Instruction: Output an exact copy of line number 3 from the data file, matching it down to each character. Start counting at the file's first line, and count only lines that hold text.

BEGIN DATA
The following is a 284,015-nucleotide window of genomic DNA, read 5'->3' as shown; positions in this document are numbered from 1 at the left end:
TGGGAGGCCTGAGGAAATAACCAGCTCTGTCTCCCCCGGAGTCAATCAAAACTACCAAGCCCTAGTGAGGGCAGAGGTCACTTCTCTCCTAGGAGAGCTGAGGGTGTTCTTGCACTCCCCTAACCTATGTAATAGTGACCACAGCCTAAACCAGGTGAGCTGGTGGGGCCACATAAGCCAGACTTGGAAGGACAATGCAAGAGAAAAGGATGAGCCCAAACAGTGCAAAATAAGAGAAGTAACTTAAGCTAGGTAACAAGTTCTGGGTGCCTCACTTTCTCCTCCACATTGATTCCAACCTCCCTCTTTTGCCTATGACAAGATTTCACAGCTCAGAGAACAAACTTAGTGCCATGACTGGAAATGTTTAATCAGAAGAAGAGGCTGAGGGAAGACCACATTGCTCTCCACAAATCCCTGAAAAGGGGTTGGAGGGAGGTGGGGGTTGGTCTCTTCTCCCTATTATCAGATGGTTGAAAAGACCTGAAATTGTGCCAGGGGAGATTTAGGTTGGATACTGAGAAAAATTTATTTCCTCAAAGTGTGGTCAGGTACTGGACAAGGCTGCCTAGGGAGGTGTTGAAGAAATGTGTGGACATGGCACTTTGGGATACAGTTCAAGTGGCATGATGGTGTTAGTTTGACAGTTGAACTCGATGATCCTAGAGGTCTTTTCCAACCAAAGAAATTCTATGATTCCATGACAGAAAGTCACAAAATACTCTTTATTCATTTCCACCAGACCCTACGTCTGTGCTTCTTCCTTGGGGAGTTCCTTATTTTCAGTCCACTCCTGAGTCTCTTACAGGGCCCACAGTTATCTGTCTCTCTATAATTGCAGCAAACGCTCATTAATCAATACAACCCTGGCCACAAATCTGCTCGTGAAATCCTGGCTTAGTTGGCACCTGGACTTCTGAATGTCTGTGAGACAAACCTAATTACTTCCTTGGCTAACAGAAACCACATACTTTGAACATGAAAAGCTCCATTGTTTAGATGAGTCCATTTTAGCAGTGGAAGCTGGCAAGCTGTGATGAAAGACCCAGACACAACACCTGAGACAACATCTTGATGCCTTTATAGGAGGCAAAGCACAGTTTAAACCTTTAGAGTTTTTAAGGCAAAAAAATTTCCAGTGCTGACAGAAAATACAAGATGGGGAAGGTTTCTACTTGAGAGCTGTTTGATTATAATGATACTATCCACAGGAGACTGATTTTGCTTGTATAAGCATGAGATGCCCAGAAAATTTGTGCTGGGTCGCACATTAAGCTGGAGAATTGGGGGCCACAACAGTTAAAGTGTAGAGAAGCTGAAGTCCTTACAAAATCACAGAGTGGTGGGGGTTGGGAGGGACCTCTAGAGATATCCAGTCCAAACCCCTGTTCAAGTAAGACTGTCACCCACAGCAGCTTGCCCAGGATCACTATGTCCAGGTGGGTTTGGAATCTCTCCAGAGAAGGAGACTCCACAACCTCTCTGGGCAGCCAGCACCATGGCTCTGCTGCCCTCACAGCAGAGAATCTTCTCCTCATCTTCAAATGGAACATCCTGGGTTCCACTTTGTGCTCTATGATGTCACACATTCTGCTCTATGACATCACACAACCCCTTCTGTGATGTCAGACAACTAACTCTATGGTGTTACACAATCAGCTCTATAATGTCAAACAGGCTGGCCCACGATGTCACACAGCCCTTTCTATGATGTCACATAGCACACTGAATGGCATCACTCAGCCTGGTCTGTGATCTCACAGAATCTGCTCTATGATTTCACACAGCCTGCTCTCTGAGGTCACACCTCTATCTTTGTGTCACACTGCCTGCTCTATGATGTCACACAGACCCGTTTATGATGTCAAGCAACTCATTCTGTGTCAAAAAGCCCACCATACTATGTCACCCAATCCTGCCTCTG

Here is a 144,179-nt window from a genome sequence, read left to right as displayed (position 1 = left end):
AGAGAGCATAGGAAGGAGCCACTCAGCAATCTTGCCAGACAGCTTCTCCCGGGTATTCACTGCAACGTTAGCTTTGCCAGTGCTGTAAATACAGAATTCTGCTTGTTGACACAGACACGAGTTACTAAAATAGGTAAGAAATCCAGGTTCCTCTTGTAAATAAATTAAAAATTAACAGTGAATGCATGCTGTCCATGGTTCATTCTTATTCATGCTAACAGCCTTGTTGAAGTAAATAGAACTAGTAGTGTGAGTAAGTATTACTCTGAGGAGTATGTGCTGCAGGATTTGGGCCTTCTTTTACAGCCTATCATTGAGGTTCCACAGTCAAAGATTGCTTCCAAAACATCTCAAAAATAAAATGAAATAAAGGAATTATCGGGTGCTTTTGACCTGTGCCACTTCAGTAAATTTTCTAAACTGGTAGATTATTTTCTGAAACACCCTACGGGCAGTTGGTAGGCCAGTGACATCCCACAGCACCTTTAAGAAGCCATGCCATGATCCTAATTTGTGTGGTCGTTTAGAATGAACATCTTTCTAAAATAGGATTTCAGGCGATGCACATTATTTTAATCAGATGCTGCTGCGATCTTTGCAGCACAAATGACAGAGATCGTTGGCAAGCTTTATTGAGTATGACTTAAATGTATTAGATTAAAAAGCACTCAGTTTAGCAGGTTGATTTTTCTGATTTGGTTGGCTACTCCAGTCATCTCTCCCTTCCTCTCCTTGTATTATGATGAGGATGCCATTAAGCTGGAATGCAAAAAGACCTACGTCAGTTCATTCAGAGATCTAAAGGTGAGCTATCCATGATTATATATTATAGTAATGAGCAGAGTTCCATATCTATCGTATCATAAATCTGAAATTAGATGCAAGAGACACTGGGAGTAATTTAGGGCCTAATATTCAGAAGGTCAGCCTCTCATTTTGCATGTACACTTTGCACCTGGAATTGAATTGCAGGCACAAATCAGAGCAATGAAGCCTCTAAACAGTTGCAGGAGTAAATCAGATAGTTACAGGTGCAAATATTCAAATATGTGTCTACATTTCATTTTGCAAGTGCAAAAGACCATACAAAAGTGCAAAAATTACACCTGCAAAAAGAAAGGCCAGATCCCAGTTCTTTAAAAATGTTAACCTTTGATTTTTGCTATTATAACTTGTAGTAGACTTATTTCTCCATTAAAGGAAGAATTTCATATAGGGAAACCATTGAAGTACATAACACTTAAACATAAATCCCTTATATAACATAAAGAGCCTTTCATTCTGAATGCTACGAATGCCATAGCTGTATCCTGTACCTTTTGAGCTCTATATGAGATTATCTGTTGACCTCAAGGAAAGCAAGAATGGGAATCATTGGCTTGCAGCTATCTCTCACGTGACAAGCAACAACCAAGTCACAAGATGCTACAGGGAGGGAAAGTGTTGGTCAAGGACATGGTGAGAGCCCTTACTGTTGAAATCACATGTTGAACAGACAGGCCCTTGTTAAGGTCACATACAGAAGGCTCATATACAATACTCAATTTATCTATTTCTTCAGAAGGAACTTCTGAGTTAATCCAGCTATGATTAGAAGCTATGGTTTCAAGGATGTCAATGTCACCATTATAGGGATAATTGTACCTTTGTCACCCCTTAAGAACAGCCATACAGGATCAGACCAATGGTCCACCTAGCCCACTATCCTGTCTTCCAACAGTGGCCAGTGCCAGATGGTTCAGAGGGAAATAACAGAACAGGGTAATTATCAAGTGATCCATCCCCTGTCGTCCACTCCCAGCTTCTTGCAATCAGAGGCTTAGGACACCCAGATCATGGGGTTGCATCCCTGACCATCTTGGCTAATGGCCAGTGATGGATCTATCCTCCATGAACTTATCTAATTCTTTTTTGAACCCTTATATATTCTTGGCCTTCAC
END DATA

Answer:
Here is a 144,179-nt window from a genome sequence, read left to right as displayed (position 1 = left end):